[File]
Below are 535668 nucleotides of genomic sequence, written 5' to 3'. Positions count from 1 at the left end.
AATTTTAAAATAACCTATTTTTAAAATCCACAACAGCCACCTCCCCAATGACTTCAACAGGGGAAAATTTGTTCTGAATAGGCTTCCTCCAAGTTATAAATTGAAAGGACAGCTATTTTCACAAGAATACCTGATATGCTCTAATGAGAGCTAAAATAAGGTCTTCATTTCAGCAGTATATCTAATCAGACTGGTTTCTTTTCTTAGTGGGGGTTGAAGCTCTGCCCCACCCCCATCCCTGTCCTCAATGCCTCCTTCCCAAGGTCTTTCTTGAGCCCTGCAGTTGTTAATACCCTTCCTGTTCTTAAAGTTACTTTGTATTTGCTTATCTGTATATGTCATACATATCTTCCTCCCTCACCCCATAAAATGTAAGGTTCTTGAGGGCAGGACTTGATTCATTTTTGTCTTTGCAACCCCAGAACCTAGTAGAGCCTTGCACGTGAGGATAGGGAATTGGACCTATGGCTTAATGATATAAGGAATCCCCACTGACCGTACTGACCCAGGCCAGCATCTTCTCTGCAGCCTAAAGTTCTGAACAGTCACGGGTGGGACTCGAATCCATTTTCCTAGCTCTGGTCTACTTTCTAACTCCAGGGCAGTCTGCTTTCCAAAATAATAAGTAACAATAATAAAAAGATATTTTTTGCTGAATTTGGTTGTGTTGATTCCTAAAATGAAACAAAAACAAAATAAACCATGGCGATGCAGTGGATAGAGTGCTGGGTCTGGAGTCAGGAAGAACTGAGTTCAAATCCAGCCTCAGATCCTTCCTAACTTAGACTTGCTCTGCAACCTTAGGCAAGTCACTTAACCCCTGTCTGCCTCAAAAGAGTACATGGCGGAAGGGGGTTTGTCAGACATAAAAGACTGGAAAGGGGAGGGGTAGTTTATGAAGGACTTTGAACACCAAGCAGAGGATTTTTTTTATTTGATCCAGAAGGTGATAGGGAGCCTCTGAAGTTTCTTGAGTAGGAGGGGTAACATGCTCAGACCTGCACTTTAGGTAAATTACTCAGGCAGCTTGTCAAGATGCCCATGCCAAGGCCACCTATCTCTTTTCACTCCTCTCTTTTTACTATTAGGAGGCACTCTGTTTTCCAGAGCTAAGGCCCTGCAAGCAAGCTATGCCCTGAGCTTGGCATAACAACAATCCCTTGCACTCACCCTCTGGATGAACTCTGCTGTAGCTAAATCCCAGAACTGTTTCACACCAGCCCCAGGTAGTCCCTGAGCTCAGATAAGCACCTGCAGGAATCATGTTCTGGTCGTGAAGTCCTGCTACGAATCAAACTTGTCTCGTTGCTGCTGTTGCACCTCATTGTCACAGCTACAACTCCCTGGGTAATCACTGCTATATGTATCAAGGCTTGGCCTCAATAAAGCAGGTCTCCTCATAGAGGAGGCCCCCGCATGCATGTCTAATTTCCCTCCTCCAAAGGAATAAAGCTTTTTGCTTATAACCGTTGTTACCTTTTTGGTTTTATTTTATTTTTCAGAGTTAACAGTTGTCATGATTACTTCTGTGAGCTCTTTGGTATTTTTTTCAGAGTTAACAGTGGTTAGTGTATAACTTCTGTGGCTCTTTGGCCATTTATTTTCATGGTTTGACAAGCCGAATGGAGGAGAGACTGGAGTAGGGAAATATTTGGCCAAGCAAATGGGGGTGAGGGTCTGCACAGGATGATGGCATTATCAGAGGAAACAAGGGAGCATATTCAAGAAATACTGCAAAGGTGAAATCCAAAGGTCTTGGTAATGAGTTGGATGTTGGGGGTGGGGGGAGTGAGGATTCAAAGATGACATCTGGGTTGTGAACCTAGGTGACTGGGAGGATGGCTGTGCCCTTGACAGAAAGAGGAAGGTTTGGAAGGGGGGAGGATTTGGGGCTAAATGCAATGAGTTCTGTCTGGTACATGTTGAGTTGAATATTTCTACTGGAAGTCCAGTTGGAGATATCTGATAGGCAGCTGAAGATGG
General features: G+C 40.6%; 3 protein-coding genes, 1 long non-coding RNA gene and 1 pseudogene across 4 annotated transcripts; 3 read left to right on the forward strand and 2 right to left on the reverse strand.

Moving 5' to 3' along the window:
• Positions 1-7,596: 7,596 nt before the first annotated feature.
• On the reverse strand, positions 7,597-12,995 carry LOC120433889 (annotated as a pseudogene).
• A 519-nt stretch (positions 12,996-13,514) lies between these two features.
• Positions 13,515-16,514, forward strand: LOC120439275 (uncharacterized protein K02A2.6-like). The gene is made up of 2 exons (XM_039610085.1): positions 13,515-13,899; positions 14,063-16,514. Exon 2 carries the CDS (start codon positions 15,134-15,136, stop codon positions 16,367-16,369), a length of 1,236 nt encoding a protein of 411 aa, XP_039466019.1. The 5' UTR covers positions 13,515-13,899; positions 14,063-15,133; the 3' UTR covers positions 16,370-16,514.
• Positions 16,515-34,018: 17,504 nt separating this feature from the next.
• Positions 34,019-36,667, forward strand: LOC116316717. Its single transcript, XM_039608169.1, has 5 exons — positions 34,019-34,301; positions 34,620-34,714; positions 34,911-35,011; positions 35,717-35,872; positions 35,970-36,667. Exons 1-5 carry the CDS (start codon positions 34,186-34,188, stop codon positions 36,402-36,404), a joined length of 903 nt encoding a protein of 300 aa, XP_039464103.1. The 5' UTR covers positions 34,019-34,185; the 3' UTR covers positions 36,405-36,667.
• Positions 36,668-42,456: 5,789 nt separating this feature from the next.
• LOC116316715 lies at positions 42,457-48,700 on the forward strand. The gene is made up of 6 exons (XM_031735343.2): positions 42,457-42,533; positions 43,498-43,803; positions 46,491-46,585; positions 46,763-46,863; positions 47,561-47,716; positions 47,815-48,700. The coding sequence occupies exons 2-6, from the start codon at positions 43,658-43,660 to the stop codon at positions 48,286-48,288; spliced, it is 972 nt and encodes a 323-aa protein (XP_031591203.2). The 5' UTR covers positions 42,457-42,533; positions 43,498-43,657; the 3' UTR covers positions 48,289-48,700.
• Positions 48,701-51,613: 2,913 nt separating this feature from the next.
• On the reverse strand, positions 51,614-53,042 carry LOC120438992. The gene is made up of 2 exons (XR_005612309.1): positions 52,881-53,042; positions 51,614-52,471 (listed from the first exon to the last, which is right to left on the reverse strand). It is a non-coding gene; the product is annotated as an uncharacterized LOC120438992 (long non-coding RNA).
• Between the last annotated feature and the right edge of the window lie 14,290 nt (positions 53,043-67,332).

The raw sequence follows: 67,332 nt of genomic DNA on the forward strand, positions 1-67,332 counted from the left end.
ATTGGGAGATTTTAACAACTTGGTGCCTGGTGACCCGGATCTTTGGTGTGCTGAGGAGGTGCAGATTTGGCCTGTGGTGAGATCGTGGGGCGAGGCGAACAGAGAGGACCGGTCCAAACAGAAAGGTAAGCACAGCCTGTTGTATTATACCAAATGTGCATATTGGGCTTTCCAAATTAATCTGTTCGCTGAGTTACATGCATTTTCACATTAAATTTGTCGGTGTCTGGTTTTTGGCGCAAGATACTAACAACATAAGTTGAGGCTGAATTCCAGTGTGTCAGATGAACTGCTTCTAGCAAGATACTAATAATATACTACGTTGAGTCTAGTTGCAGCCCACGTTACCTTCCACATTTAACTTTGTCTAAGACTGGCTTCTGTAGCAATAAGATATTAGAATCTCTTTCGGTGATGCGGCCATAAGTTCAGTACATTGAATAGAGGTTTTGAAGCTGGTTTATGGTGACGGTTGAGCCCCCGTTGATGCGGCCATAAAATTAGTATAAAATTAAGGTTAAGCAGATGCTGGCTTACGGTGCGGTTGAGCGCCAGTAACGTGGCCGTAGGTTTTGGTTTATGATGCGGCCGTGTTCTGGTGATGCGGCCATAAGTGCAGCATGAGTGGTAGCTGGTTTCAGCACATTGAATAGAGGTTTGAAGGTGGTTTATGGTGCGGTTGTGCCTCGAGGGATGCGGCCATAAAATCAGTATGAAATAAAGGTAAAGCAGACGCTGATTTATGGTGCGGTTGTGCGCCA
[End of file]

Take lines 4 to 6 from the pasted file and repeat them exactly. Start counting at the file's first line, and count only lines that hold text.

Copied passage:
Moving 5' to 3' along the window:
• Positions 1-7,596: 7,596 nt before the first annotated feature.
• On the reverse strand, positions 7,597-12,995 carry LOC120433889 (annotated as a pseudogene).